Skip to main content

CMS Implementing New Rural Emergency Hospital Provider Type

"Hospital" sign on the front of a hospital building

CMS will implement a new Rural Emergency Hospital provider type on Jan. 1. REHs will be able to provide certain outpatient hospital services including emergency department and observation services. CAHs and small rural acute care hospitals with no more than 50 beds are eligible to enroll as REHs under Medicare if they meet certain criteria.

If you're considering converting a rural hospital or Critical Access Hospital to an REH, you can submit your application. You can also learn more about becoming an REH Medicare provider.

REHs will be paid under the Medicare Outpatient Prospective Payment System payment rates, plus 5.0%. CMS will also include a fixed monthly payment, based on the excess of the total amount paid to all CAHs in 2019 over the estimated total amount that would have been paid to CAHs in 2019 if payment were made for inpatient, outpatient and skilled nursing facility services under the PPS.

In the future, the monthly payment will be based on 2023 data, increased by the hospital market basket percentage.

DataGen analyzed the estimated impact of a hospital’s transition to an REH provider status. For the full analysis or questions about the new provider type, reach out to us.

Comments

Popular posts from this blog

Alternative payment models: Strategies for success

In this edition of DataGen Insights, we look at how alternative payment model participants can ensure their processes and workflows are optimally set up for success. To help, DataGen listed the top three strategies all providers participating in APMs can employ and created a handy checklist to enable maximum returns and reduce financial risk. Please explore our website to learn more about our  products and services .  Download DataGen Insights today .  We hope you enjoy!

Why it's critical for Primary Care First participants to control and understand leakage

Patients' primary care visits outside of their attributed primary care office, also called “leaked” patient visits, can have unintended consequences for Primary Care First participants. Beginning July 2022, PCF Cohort 1 will face a reduction in population-based payments based on their leakage rate. The payment adjustment will be based on their 2021 claims data and will roll forward quarterly. To calculate your leakage rate, divide the number of qualifying visits and services your attributed beneficiaries have made to care centers outside of your practice (for example, visits to urgent care centers) by the total number of qualifying visits and services your attributed beneficiaries have made. Calculating primary care leakage with claims data alone comes with some unintended challenges. Unfortunately, some circumstances can unfairly and negatively impact a practice’s leakage rate: Nuances classifying care delivered by provider team members: It’s difficult to distinguish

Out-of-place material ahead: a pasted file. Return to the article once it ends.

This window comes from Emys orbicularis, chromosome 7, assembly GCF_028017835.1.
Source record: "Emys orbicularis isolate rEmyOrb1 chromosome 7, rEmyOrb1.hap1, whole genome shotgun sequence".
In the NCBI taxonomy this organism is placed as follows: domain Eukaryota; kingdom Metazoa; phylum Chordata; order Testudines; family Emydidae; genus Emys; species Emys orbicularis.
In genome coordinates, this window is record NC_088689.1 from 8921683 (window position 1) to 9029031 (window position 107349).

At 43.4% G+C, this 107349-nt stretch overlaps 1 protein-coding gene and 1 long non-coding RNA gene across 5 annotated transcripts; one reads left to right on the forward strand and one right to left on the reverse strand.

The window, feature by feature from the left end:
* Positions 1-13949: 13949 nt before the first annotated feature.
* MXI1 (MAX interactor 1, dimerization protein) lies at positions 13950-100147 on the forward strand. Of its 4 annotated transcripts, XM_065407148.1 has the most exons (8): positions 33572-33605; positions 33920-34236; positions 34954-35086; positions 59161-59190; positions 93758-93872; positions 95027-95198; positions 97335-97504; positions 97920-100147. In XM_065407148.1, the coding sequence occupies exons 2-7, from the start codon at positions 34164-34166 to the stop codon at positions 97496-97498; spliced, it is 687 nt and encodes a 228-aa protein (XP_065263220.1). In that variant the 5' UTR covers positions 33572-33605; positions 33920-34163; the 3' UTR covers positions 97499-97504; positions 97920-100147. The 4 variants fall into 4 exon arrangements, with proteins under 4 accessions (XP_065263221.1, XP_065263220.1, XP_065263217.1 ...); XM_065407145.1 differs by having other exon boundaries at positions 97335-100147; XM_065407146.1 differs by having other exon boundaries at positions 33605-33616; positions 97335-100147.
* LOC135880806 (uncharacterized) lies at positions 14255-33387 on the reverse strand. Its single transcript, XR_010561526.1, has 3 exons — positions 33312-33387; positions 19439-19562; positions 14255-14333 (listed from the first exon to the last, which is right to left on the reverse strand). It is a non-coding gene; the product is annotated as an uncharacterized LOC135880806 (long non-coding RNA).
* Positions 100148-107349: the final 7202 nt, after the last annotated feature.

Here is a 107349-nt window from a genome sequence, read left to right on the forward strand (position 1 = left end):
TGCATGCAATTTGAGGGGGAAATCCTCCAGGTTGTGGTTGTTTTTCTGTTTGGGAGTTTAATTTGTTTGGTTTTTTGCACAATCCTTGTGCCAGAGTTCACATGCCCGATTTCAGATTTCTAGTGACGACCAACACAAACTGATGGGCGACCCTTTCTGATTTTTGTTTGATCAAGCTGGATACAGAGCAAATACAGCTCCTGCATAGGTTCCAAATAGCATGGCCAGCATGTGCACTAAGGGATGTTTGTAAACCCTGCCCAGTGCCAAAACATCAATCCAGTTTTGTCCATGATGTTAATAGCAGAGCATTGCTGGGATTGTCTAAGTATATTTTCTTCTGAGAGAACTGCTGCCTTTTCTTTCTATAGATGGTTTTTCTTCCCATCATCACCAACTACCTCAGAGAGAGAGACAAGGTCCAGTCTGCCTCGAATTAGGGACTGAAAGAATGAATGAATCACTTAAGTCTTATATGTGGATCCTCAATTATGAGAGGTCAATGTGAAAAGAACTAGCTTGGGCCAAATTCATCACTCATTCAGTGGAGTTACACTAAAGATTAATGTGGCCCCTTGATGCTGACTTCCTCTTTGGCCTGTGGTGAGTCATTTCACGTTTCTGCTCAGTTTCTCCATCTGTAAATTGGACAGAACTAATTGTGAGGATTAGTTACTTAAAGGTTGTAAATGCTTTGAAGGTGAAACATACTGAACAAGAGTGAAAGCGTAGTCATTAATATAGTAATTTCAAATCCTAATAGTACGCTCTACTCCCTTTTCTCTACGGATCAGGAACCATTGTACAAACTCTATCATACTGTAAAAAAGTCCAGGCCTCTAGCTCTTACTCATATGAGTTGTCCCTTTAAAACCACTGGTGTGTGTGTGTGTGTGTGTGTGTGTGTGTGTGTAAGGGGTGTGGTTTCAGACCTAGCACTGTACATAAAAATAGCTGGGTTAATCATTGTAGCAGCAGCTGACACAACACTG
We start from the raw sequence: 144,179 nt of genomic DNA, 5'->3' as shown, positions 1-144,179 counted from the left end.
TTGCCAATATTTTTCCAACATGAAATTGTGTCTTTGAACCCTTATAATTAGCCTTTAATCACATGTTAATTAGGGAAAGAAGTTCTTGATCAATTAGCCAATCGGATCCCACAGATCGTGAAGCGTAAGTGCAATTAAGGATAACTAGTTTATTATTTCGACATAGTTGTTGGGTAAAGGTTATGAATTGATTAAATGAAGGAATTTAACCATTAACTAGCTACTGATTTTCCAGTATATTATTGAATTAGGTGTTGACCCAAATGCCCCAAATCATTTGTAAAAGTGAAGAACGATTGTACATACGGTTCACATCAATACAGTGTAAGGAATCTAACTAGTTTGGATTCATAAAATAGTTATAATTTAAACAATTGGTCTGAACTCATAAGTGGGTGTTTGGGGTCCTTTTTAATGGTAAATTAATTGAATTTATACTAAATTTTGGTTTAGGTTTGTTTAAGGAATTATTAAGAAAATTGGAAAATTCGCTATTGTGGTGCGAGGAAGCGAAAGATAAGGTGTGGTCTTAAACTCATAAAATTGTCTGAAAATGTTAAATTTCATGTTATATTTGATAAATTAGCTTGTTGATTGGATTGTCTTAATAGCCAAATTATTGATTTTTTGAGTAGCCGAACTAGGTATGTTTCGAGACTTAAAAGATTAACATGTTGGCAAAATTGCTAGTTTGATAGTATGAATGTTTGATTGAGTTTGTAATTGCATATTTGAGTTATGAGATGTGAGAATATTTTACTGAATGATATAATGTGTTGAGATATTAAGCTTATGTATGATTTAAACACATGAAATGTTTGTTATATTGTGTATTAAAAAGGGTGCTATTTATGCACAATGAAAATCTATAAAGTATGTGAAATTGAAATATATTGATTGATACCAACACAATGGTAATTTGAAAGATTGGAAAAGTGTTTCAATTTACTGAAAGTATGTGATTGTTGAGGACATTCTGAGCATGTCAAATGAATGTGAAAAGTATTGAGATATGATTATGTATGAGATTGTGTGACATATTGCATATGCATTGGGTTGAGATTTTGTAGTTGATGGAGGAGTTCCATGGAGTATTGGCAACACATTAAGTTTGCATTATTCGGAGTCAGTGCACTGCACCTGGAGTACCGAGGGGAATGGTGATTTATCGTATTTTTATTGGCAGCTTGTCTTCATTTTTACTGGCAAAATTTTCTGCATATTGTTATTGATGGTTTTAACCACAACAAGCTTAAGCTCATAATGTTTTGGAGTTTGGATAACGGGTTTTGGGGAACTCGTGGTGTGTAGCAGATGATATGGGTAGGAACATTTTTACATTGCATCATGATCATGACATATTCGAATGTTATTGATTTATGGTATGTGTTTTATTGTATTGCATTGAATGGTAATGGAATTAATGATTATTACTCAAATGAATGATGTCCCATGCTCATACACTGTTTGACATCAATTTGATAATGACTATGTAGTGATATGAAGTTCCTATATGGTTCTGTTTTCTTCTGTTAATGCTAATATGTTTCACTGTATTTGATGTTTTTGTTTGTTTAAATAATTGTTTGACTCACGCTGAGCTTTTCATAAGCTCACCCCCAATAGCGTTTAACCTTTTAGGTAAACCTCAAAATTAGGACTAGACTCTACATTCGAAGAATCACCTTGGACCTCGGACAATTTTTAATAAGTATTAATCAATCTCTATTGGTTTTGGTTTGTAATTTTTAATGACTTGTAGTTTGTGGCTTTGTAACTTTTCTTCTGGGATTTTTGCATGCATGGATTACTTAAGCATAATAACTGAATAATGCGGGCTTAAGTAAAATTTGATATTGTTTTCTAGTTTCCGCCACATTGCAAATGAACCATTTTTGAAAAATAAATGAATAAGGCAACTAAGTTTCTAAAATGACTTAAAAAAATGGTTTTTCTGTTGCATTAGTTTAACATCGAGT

CMMI’s New Enhancing Oncology Model – Deadline Approaching

As the final at-risk period for the Oncology Care Model was closing at the end of June, the Center for Medicare and Medicaid Innovation announced its new Enhancing Oncology Model (EOM). EOM aims to improve the coordination of oncology care, drive practice transformation and reduce Medicare fee-for-service spending through episode-based payment.  What is EOM? EOM is a voluntary, five-year model set to begin July 1, 2023. Patients undergoing chemotherapy for the treatment of cancer will trigger six-month episodes of care.  Eligible EOM participants include physician group practices with at least one Medicare-enrolled physician or a non-physician practitioner who furnishes evaluation and management services to Medicare beneficiaries receiving chemotherapy for cancer treatment.  EOM participants are required to implement eight participant redesign activities to drive care transformation in their practice. Examples include the provision of patient navigation, 24/7 access to an appropriate c